Henry: That Middleburg screening of Waves was pretty great because it basically inspired this column even though we didn’t start it for about six more months.

Kern: Haha. I didn’t even think about that. You’re right though.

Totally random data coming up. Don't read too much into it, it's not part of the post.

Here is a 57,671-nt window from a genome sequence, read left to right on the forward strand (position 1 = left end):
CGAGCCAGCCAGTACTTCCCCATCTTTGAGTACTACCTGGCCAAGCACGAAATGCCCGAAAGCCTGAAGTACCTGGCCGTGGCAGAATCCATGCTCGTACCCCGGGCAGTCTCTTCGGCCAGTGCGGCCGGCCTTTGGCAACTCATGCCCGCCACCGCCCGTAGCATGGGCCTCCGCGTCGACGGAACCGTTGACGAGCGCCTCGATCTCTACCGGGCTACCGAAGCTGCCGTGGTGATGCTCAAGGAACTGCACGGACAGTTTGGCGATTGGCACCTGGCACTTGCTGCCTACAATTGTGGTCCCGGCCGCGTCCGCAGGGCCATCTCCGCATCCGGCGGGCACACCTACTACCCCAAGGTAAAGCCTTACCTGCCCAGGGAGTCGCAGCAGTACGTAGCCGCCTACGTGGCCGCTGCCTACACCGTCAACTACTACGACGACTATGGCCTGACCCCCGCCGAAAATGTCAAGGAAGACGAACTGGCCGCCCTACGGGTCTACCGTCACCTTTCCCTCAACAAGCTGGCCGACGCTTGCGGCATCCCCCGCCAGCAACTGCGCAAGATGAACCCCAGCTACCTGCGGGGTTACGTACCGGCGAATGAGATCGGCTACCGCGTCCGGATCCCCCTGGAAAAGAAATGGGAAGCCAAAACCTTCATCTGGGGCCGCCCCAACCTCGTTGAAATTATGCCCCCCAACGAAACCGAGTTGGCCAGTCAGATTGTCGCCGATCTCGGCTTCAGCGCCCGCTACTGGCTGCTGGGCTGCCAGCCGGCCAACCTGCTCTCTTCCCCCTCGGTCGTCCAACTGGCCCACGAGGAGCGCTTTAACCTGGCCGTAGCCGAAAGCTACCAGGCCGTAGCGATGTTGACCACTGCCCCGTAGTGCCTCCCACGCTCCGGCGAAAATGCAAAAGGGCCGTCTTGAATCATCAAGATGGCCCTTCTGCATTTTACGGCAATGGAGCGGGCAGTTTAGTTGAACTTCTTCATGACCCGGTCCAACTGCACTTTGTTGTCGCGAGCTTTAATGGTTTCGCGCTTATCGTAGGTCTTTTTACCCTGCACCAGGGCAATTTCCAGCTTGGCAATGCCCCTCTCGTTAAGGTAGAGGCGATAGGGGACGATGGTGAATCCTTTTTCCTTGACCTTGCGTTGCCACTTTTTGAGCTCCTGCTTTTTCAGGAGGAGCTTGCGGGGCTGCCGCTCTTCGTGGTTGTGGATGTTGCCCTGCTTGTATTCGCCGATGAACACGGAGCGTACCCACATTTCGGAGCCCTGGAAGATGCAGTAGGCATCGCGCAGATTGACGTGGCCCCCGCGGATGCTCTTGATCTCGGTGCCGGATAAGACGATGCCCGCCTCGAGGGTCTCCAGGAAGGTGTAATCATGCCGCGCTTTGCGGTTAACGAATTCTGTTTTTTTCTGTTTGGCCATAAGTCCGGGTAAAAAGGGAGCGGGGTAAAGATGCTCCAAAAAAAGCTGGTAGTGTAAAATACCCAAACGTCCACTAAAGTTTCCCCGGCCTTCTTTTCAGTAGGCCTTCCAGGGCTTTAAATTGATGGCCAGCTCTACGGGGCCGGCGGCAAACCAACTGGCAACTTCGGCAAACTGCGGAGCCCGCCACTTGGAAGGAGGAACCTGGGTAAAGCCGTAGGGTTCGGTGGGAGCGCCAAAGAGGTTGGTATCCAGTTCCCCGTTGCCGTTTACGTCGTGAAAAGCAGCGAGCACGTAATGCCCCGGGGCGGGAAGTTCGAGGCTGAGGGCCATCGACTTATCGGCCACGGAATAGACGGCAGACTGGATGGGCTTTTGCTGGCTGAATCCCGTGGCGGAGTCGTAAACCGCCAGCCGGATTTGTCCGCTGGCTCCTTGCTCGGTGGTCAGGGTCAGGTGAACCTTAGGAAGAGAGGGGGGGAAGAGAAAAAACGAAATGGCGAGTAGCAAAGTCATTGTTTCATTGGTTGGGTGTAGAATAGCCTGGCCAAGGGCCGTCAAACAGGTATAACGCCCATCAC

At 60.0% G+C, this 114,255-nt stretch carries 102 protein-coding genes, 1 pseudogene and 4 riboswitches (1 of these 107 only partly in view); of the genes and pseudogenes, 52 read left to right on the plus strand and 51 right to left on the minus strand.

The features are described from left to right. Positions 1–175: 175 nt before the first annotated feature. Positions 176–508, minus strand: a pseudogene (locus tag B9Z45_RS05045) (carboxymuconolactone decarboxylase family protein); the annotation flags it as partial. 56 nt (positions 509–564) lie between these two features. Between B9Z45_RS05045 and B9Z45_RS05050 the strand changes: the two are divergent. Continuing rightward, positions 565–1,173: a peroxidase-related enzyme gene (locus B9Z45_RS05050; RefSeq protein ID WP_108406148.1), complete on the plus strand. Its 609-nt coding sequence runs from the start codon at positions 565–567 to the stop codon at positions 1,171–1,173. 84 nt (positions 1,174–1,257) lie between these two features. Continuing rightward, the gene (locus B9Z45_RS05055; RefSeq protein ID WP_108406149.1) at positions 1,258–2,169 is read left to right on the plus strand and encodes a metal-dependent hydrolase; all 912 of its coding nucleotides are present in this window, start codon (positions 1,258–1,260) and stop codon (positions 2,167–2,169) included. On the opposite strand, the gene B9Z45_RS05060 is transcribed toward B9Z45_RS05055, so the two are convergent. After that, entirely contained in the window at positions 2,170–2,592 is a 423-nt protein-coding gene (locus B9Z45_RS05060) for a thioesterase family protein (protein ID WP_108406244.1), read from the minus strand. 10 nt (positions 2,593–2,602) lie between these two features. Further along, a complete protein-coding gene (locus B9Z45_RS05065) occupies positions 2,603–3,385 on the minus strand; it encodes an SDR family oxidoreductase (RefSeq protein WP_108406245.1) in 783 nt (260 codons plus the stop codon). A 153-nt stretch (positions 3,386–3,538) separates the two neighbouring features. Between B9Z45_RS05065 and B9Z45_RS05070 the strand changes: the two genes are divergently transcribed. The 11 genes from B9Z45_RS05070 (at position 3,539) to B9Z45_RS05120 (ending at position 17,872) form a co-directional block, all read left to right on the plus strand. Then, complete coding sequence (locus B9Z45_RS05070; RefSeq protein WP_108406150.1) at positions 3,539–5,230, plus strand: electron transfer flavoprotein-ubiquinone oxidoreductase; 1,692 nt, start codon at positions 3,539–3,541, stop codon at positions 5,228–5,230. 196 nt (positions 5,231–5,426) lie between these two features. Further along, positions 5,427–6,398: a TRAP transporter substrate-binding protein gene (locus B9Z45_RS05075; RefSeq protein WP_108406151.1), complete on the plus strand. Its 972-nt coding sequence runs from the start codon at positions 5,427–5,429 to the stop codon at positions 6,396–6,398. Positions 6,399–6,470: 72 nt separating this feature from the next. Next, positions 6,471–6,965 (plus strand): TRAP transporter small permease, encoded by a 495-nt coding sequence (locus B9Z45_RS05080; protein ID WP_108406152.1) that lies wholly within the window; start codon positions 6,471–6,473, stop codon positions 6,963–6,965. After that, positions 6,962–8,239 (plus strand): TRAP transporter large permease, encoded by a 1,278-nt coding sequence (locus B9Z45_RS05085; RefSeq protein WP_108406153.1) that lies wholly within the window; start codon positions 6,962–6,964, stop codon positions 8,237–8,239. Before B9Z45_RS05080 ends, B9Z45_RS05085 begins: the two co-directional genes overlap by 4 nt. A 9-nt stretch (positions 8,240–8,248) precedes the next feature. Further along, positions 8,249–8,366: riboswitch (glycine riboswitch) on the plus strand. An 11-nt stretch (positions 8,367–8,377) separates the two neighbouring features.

Henry: But those types of opportunities really are what birth all that’s great about film. We met online but being able to see films together in person and go to festivals was what got us to become closer friends and to start this site and they were some of the best times I had last year and I’ve had loads of other experiences at the cinema that brought me closer to other people and made the films better. The Lincoln Center has done a lot of great events to sort of keep that going. As you know, I also watched Sátántangó and we even had a chat about it and through the NYFF they gave some of my favorite experiences of the year. They’re always around to show those films everyone makes fun of me for watching but that make it all worth it even when they aren’t very good. The Human Voice is a standout to me because it was a film entirely made during the pandemic that showed how these obstacles can be overcome and was maybe the best work I’ve seen from both Swinton and Almodóvar. Plus it was followed with a Q&A featuring both of them. Being able to see the folks in person is always cool and you feel like you’re really a part of something but these zoom ones are neat in a different way because you’re literally invited into their homes and you see how they live and maybe family members walk by or you get a glimpse of their Oscars or their bookshelves and it’s a new way of seeing into their minds. There have been a few others of those I’ve done this year, like the one with Spike Jonze, but that one was definitely my most memorable virtual experience. Still, nothing like Marty just talking about film for an hour right in front of you. Did you do any other virtual Q&A’s this year? I think I remember a Charlie Kaufman one that I couldn’t make but you did. As for standout home viewings, I’ve watched more than 1,500 films this year so there have been more than a few that entered the upper echelons in my mind that I’d never seen before. Stuff like One Hundred and One Nights, Italianamerican, 25th Hour, and Fanny and Alexander became new favorites from filmmakers I already loved while others like Metropolitan, Safety Last, Naked, and Black Orpheus introduced me to filmmakers I was largely unfamiliar with. Pride and Prejudice is one I watched for the first (and seventh) time this year that has become so notable that my friends who don’t even have Twitter or watch many films still bring it up around me. I think the biggest standouts though have been those films I’ve revisited with a new perspective and come to love in a new way. Most people wouldn’t guess that watching thousands of films would endear someone more to Adam Sandler but that is exactly what’s happened to me as I’ve watched every one of his films and liked almost all of them more than I ever did before. Similarly, Paddington 2, About Time, When Harry Met Sally, My Neighbor Totoro, and The Sting all got the bump to that perfect score only bestowed upon about one percent of films I watch. I’ve always liked a nice film but now I’ve wanted to watch them more than ever and I’ve even become much more accepting of those horrid Netflicks that come out a few times a week and basically redo the Hallmark Channel classics. You give me an ending where someone declares their love for someone else and I will forgive everything else. It’s just that kind of year. So I wish I could say Sátántangó or rewatching Dekalog or something that sounds super artsy like that was my standout home viewing experience, and certainly those were both excellent times and they’re films I adore, but I’m going to bring it back to what I always say. Film is a way to see the world in a different way but there’s no use seeing the world differently if we keep it to ourselves. The people we meet and the relationships we form and the experiences we have along the way are what matter. So my standout experience was when I had my first, and still only, meetup with the folks I’ve met on this site since the pandemic began, when Cozy and Caleb came to my apartment after a day at the zoo and the ramen shop, and we all shared in the love of Sandler and watched Click.